Greetings dear readers, hope you are all doing well. It has been a busy week or so since I last wrote, and I haven't had much time to compose an original entry. However, not wanting to leave you hanging, I thought this article from The New York Daily News about gifted children and the limited options available to them here in New York (a highly developed city in a highly developed country) offered an interesting perspective.
It's sometimes difficult for us to grasp that the children who we find the most "difficult" or "challenging" are often the ones who harbor hidden talents and special gifts. We typically see their behavioral idiosyncrasies or subpar academic performances first and foremost.
In Tanzania, The Toa Nafasi Project works with children with learning difficulties or "slow learners," but we also recognize that some children just aren't scholastically inclined and perhaps have other aptitudes worth fostering. This is an unusual way to look at what is most valued in a developing country. And, it's interesting to compare and contrast the same in the developed world.
NB on this post's title: Theodore Johnson in The Huffington Post said, "Without question, the term "Talented Tenth" is a sensitive touchpoint among many African Americans. The implication that 90% of us are helpless victims whose prospects are solely reliant on the book-learning of the others is literally logic from another century, and not well-received today. [Used by] President Barack Obama, the concept is still of some utility when the emphasis is shifted to promoting an inclusive black collective that inspires and leads others by example and empathy."
Try (d): nothing at all. New York does not spend any additional money on gifted and talented programming in grades K-8.
New York uses a weighting formula to determine school budgets. For instance, for every special ed student a school serves, that school receives extra funds ranging from $2,000 to $8,000 a year. But schools don't get any additional funds if they serve gifted and talented students.
Why does this matter? Because gifted students who stay trapped in regular classes grow bored, lose interest in school, and fail to realize their full potential. And good gifted and talented classroom programming costs money.
It requires teachers who are experts in their subject areas with advanced degrees from reputable graduate schools. It means providing books (not worksheets), well-equipped labs, and opportunities to learn outside the classroom.
Malika, one student I met, was so bored by her classes at her middle school in the Bronx, she hated going to school. It didn't help that she was getting bullied by her peers for being bookish and criticized by her teachers for being "sassy."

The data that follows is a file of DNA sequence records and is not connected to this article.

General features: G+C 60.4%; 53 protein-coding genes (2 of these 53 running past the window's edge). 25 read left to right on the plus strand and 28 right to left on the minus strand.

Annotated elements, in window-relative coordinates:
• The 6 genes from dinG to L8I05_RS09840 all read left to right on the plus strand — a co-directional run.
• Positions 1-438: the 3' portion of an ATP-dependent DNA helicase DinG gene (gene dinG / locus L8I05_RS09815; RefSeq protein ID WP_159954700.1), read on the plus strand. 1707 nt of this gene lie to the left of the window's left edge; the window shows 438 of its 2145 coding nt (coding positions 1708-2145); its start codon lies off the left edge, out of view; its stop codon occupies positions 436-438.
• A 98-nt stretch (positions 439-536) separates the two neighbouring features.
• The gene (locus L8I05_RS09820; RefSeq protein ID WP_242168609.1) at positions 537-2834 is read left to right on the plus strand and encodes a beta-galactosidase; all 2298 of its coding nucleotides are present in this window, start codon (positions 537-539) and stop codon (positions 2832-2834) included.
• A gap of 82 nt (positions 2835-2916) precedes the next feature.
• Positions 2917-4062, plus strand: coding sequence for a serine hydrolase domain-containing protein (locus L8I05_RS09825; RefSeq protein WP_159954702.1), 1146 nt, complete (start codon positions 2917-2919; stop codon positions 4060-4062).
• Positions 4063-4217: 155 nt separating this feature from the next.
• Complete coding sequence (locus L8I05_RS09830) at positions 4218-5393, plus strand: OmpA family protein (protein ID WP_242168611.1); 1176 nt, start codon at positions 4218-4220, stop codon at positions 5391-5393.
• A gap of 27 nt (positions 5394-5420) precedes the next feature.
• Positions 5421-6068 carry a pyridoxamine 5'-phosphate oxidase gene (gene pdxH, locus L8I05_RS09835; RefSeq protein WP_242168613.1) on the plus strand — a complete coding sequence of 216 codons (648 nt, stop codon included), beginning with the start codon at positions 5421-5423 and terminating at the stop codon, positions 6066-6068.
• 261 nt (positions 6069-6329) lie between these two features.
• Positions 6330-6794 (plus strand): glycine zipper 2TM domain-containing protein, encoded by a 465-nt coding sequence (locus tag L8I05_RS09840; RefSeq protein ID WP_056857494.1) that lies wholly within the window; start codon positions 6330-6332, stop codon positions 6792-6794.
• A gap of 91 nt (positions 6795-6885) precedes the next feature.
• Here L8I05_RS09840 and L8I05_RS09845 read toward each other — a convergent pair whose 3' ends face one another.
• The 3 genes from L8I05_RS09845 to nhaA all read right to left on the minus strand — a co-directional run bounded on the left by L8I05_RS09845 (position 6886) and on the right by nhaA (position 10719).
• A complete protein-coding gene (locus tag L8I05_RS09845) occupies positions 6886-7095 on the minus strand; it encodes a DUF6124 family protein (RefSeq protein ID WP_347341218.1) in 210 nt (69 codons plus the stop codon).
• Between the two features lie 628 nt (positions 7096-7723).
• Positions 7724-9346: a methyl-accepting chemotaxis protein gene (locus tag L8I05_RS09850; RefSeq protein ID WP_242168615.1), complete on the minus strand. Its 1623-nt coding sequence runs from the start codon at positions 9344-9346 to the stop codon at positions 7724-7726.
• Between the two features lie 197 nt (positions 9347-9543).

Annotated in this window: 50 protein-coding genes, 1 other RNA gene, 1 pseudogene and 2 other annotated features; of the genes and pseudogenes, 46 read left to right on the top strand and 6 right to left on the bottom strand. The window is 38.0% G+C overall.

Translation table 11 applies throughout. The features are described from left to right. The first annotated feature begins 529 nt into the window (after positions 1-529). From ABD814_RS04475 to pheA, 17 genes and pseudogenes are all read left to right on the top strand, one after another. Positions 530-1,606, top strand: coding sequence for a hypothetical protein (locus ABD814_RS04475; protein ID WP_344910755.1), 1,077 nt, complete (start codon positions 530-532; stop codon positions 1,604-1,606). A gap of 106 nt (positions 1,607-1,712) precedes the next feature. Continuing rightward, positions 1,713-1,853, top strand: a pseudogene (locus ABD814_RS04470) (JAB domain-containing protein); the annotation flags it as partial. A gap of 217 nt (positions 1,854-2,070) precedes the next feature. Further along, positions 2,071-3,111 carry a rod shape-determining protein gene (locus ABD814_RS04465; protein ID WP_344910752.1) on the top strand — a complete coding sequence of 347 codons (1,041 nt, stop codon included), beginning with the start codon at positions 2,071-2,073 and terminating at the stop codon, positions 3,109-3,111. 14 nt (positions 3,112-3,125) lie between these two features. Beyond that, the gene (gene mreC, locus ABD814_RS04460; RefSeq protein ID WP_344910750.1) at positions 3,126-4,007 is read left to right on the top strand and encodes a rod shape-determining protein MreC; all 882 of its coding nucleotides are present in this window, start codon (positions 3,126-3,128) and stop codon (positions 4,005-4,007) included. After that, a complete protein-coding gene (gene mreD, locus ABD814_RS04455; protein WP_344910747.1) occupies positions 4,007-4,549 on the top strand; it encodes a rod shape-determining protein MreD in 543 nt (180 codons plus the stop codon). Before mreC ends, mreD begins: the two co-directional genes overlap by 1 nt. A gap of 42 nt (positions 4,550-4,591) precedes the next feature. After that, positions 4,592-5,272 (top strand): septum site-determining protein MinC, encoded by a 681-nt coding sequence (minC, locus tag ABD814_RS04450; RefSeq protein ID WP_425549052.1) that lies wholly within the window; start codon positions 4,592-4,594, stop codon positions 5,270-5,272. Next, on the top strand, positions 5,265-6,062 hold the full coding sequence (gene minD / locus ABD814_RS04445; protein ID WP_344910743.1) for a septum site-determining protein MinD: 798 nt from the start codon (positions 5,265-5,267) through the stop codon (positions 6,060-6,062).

Alas, personal attention, highly qualified teachers, and extra classes for higher-achieving students don't come cheap. At the city's top private schools, where the expectation is that all students are gifted and talented, middle school tuition approaches $50,000.
I'm not suggesting that New York suddenly double what it currently spends per gifted and talented student to be on par with private schools. But the current situation is a disaster. There is so little gifted and talented programming in New York that only the top 1% of students get the chance to participate in true G&T classes. (These are citywide classes that are considered the gold standard.)
The situation is particularly grim in majority-black districts. Last year there were no Gifted and Talented classes at all in South Bronx District 7, Crotona Park's District 12, Bedford-Stuyvesant's District 16 or Ocean Hill-Brownsville's District 23. There were no classes because not enough students in those districts passed — or even sat for — the city's screening exam.
Mayor de Blasio and Schools Chancellor Carmen Fariña recognize there is a problem. A special G&T program has been launched in those four districts with a holistic admissions process that does not rely exclusively on test scores, akin to private school admissions.
That's appreciated, but insufficient.
In 1903, scholar and educator W.E.B. Dubois first publicized the concept of a "talented tenth." He believed that the top 10% of black students could easily achieve greatness — if given the opportunity through education.
Over 100 years later, New York still doesn't seem to care about its talented tenth.
The result is a self-perpetuating cycle of underachievement and poverty. Low-income black students are shut out of gifted education at early grades. They are then unable to compete for spots at New York's prestigious specialized high schools, like Stuyvesant and Bronx Science.
They remain trapped in mediocre schools with peers who bully them and classes that do not challenge them. They go to community colleges with low graduation rates. In the end, they remain stuck in the cycle of poverty.
New York must invest in gifted education — budgeting not just for students who are struggling, but for those with the potential for extraordinary success.
Author David Allyn is CEO of The Oliver Scholars Program, which prepares high-achieving African-American and Latino students for success at top independent high schools and prestigious colleges.